Translational Neuroscience

, Volume 4, Issue 4, pp 437–447

Social cognition in major depressive disorder: A new paradigm?


    • Centro de Investigación en Complejidad Social (CICS), Facultad de GobiernoUniversidad del Desarrollo
  • Samantha Boardman
    • Department of PsychiatryWeill Cornell Medical College
  • P. Murali Doraiswamy
    • Department of Psychiatry and Duke Institute for Brain SciencesDuke University Medical Center
Review Article

DOI: 10.2478/s13380-013-0147-9

Cite this article as:
Billeke, P., Boardman, S. & Doraiswamy, P.M. Translat.Neurosci. (2013) 4: 437. doi:10.2478/s13380-013-0147-9


Social cognition refers to the brain mechanisms by which we process social information about other humans and ourselves. Alterations in interpersonal and social functioning are common in major depressive disorder, though only poorly addressed by current pharmacotherapies. Further standardized tests, such as depression ratings or neuropsychologic tests, used in routine practice provide very little information on social skills, schemas, attributions, stereotypes and judgments related to social interactions. In this article, we review recent literature on how healthy human brains process social decisions and how these processes are altered in major depressive disorder. We especially focus on interactive paradigms (e.g., game theory based tasks) that can reproduce daily life situations in laboratory settings. The evidences we review, together with the rich literature on the protective role of social networks in handling stress, have implications for developing more ecologically-valid biomarkers and interventions in order to optimize functional recovery in depressive disorders.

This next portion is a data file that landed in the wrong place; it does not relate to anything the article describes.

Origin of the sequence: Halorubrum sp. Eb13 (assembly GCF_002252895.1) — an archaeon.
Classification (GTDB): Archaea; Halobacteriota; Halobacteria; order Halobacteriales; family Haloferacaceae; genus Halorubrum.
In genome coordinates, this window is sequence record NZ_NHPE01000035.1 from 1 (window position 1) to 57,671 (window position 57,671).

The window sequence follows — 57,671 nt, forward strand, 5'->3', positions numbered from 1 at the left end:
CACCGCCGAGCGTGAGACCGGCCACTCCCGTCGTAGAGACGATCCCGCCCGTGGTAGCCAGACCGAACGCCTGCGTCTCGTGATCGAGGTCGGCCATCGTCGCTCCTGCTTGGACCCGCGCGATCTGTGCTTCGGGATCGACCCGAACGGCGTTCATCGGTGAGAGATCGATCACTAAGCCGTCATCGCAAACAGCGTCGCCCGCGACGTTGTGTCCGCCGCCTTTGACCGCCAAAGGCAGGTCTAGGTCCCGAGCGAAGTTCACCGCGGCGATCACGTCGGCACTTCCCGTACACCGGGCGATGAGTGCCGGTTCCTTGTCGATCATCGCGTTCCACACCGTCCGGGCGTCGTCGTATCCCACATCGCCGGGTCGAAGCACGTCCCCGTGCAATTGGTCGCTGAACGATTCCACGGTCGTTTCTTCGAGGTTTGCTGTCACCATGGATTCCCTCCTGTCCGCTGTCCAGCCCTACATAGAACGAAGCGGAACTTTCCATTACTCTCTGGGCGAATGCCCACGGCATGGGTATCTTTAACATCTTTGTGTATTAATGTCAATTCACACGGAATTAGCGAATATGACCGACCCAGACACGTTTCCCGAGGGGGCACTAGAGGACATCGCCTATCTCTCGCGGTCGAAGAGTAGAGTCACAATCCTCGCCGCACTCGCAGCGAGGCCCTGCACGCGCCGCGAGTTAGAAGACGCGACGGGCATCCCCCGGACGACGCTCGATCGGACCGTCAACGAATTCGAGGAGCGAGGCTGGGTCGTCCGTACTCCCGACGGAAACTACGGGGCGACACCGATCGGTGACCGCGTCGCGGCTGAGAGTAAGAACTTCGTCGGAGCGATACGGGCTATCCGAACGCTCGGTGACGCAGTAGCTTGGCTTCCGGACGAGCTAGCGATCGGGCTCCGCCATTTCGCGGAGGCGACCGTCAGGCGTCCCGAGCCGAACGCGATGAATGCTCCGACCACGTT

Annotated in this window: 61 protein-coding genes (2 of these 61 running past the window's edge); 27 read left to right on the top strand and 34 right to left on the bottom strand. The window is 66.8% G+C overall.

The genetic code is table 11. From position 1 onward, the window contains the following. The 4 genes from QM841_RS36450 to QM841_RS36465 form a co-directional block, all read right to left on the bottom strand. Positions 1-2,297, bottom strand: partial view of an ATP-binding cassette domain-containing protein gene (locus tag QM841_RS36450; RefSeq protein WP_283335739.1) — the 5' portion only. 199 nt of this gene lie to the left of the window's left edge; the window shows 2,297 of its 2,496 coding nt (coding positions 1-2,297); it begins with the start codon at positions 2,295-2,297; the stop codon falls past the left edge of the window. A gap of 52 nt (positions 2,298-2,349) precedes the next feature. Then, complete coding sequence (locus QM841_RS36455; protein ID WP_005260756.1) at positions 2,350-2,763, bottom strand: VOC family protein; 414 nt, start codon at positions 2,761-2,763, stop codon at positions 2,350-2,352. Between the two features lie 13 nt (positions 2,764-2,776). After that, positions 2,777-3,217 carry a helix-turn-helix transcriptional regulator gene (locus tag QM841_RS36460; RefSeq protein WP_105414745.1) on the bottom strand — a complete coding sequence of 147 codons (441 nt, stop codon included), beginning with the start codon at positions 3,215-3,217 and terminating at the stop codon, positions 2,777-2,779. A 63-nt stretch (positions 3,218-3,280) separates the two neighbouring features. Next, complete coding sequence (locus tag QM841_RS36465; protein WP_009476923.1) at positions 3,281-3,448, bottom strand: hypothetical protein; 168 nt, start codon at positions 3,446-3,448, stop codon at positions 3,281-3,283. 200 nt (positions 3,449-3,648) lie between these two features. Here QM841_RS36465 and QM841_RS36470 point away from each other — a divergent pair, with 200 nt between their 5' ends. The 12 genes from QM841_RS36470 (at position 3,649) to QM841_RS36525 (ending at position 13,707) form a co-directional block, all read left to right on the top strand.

Social neuroscienceSocial functioningGame theorySocial dilemmasfMRIEEG
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© Versita Warsaw and Springer-Verlag Wien 2013